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  6. null (Ed.)
    Training a fair machine learning model is essential to prevent demographic disparity. Existing techniques for improving model fairness require broad changes in either data preprocessing or model training, rendering themselves difficult-to-adopt for potentially already complex machine learning systems. We address this problem via the lens of bilevel optimization. While keeping the standard training algorithm as an inner optimizer, we incorporate an outer optimizer so as to equip the inner problem with an additional functionality: Adaptively selecting minibatch sizes for the purpose of improving model fairness. Our batch selection algorithm, which we call FairBatch, implements this optimization and supports prominent fairness measures: equal opportunity, equalized odds, and demographic parity. FairBatch comes with a significant implementation benefit -- it does not require any modification to data preprocessing or model training. For instance, a single-line change of PyTorch code for replacing batch selection part of model training suffices to employ FairBatch. Our experiments conducted both on synthetic and benchmark real data demonstrate that FairBatch can provide such functionalities while achieving comparable (or even greater) performances against the state of the arts. Furthermore, FairBatch can readily improve fairness of any pre-trained model simply via fine-tuning. It is also compatible with existing batch selection techniques intended for different purposes, such as faster convergence, thus gracefully achieving multiple purposes.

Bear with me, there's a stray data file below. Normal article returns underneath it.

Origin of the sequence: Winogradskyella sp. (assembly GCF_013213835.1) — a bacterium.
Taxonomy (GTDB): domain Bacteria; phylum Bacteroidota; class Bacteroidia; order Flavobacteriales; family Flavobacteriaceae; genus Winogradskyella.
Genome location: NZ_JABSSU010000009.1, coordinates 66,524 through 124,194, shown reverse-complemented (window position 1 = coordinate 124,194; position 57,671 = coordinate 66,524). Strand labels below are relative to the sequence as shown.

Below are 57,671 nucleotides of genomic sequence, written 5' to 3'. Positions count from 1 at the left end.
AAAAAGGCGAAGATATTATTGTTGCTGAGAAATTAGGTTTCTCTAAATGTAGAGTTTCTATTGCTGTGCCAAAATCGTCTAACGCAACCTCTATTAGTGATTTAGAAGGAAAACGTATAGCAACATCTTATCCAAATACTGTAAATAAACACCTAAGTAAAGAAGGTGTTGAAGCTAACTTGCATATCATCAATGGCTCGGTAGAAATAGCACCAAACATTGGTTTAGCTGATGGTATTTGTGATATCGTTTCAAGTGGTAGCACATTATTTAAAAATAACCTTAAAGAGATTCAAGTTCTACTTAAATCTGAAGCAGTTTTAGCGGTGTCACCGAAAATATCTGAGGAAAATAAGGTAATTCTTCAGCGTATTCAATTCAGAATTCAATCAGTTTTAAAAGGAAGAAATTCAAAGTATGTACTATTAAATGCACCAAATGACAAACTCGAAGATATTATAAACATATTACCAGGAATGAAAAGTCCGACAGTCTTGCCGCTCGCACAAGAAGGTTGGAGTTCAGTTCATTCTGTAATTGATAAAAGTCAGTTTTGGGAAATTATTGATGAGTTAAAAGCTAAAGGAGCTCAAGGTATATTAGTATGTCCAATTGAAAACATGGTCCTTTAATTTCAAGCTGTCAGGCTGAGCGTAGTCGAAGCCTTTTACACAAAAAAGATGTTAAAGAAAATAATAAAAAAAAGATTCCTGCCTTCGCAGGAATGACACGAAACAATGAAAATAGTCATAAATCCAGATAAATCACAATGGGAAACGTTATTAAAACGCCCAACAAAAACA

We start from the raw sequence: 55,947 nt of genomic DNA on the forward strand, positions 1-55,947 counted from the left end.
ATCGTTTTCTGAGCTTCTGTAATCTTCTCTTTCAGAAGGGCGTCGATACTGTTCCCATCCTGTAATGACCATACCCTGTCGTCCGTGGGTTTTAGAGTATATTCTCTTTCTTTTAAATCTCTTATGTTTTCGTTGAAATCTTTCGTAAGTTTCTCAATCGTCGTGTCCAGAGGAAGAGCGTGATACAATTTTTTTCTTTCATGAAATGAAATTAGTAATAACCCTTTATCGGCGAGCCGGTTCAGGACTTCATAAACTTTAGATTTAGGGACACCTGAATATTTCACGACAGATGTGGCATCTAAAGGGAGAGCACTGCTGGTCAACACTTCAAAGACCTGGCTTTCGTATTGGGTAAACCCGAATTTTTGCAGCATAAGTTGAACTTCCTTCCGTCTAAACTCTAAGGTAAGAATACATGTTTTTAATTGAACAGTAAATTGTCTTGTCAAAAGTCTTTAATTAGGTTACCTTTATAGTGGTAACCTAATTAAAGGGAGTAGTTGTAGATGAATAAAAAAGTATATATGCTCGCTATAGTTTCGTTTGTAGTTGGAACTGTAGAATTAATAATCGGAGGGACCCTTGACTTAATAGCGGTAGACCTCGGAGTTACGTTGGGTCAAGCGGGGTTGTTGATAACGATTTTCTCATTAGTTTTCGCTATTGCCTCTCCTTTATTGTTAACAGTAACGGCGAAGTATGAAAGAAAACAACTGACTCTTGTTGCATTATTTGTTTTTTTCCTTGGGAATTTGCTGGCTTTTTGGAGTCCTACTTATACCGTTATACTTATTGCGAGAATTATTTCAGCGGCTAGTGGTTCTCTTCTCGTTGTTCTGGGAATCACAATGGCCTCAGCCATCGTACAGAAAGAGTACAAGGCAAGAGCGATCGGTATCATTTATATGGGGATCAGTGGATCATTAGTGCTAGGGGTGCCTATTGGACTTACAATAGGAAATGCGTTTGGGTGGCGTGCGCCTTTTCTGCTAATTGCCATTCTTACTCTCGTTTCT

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  7. Meila, Marina ; Zhang, Tong (Ed.)
    Inspired by a new coded computation algorithm for invertible functions, we propose Coded-InvNet a new approach to design resilient prediction serving systems that can gracefully handle stragglers or node failures. Coded-InvNet leverages recent findings in the deep learning literature such as invertible neural networks, Manifold Mixup, and domain translation algorithms, identifying interesting research directions that span across machine learning and systems. Our experimental results show that Coded-InvNet can outperform existing approaches, especially when the compute resource overhead is as low as 10%. For instance, without knowing which of the ten workers is going to fail, our algorithm can design a backup task so that it can correctly recover the missing prediction result with an accuracy of 85.9%, significantly outperforming the previous SOTA by 32.5%.